The thing I really like about the New Orleans is its detection range statistic. It is lower than the main guns' firing range; the first 8" U.S. cruiser to gain that ability. Don't even ask about the Pensacola. It's a fine ship. Play it as if always visible and you'll be fine. It is my plan to make my New Orleans a stealth cruiser. As this is a tier VIII ship, I get another upgrade slot. You can either take enhanced targeting or concealment. I took concealment. That coupled with the appropriate camouflage reduces my detection range to 11.2 kilometers.


The stock firing range is 14.7 kilometers. I can get 3.5 kilometers closer before opening fire. This reduces an already low dispersion of  134 meters to deadly accuracy. That is at least the theory. And should I start taking too much damage, I can stop firing and blink out of detection range. Of course it is more complicated than that. But that's my theory and I'll stick with it until proven wrong.

Now back to that decision on main gun upgrade versus fire control upgrade. Was it a mistake? I trade a bit of traverse speed for a bit of firing rate with the main gun upgrade. I give up 1.5 kilometers of firing range by not taking the Mk8 mod 2 fire control. That brings my rate of fire more in line with my adversaries, but puts me at a range disadvantage. However, I am not easily detectable until I an well within my stock range. It doesn't really make a difference. And though my traverse is slower, it can nearly keep up in a hard turn. Had I stayed with the stock guns it would likely be able to keep up, so if there is nay regret in the choice that is it. Turning battles with DDs is not as smooth as I'd like it, but after a certain point the turrets have to turn completely around and that's much bigger issue, so I can deal with pausing a little to let the turrets line up. It just makes me pick better shots.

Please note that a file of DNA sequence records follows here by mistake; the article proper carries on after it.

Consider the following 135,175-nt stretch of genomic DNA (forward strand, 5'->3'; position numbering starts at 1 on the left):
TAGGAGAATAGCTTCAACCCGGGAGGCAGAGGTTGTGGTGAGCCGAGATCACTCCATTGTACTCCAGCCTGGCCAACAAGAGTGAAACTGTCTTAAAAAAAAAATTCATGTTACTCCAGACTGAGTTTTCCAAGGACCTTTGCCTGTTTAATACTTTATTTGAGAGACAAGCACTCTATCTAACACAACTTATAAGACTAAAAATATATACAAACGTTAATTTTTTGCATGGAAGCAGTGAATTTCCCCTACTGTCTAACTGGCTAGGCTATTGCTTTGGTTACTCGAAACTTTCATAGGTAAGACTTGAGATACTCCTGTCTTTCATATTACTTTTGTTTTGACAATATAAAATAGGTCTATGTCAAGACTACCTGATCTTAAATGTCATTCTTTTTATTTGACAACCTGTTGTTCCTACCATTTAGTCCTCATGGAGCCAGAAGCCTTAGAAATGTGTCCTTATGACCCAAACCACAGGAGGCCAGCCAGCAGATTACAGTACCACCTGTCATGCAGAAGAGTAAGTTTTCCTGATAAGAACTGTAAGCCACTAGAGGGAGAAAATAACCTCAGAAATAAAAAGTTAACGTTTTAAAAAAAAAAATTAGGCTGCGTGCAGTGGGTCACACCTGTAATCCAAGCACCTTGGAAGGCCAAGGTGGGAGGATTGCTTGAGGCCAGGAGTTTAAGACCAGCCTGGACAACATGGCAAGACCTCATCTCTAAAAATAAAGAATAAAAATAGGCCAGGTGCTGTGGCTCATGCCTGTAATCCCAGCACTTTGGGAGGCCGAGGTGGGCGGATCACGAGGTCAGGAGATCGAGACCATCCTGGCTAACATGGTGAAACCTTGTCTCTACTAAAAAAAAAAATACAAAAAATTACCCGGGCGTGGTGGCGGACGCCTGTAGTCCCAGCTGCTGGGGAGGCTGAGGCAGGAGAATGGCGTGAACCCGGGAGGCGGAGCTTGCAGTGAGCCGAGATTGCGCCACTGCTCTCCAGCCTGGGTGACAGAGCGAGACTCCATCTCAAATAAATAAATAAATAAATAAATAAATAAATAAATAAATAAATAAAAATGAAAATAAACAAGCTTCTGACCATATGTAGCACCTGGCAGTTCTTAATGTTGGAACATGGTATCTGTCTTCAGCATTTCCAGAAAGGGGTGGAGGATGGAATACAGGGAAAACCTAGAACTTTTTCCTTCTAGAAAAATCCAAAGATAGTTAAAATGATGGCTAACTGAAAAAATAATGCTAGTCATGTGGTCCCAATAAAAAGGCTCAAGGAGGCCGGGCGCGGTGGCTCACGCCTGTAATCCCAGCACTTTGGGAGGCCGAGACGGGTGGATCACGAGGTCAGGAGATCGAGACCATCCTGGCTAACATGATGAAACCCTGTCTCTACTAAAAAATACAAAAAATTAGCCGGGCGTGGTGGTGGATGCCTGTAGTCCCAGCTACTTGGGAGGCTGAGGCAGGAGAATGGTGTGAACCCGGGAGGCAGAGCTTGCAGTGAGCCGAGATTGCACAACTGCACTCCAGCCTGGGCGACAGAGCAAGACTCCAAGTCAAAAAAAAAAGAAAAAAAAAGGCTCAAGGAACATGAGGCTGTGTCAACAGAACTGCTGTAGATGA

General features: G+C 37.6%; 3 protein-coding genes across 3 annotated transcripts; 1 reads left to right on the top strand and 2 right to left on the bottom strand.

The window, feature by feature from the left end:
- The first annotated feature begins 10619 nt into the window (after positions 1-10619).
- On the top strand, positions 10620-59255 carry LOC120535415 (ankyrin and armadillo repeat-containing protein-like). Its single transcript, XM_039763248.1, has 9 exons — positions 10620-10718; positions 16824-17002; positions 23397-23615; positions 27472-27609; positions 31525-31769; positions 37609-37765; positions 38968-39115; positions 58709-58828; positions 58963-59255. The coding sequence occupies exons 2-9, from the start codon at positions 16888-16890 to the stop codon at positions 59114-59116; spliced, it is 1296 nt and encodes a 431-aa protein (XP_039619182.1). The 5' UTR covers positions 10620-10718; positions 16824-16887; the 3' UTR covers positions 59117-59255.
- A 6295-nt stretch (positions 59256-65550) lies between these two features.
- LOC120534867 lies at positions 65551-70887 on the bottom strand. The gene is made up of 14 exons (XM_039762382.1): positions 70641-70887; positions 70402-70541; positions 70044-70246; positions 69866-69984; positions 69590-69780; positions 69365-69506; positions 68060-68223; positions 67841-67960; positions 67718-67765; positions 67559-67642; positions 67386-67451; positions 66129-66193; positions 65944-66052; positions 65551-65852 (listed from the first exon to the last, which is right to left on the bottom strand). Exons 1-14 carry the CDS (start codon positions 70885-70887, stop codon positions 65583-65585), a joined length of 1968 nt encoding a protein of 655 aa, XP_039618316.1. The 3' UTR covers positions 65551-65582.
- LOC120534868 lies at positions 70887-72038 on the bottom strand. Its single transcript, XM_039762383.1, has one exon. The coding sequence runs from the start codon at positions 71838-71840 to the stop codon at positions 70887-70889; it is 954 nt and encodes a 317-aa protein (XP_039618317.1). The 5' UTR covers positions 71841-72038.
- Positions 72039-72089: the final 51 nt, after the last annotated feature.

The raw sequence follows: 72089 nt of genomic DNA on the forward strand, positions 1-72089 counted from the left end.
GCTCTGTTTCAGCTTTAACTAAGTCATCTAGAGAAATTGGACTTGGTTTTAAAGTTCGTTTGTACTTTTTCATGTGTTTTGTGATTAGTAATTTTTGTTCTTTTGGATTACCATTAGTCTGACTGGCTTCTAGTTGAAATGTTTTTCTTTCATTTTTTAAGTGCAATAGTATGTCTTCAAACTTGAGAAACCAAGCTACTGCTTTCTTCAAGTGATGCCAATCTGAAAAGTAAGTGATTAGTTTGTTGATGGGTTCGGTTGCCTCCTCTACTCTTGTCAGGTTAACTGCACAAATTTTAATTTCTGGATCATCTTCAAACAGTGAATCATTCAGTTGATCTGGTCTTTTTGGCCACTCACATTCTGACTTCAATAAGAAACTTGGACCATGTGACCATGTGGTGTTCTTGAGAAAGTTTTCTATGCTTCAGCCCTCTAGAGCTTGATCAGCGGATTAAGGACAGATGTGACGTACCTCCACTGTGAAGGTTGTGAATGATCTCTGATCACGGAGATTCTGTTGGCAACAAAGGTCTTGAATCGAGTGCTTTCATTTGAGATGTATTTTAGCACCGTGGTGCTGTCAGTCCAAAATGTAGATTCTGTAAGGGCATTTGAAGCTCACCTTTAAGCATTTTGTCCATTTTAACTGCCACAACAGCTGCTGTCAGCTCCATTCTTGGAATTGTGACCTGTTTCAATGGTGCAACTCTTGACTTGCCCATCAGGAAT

But there is something about the New Orleans that does have me greatly worried. I had thought about halting all my ship lines at tier VII because the higher tiers are low credit and experience earners for the average player like me. This was borne out by my first five battles, four of which my team lost. That's not to say I played well. I did not. A new ship takes some getting used to. No, what really worries me is that in a match where my ship is sunk, I have to earn a minimum of 108,000 credits to break even. That's not always easy to do when your team is pwned. This ship has the potential of being a money loser, and I'm not liking that. 

But that is how Wargaming.net makes their money. If you want to play with the "big boys" with the "big boys toys" you're going to have to pay up. Half the players always lose, so half the players (at least) are faced with losing credits rather than gaining them. I wouldn't be surprised to see Wargaming.net's payout algorithm and discover it looks a lot like those employed by casino games creators. There are a lot of similarities in how you make money in a casino and how you make money in a Free-to-Play game. Or hadn't you realized that? Anyway, for those who have played it, what are your thoughts on best tactics using a New Orleans class cruiser? For those who have only played against one, what has and has not worked in your experience? Please let me know in the comments. And as always, thanks and safe sailing until we meet as opponents.




1 comment:

Be civil, be responsible and most of all be kind. I will not tolerate poor form. There will be no James Hooks here. We are all better than that.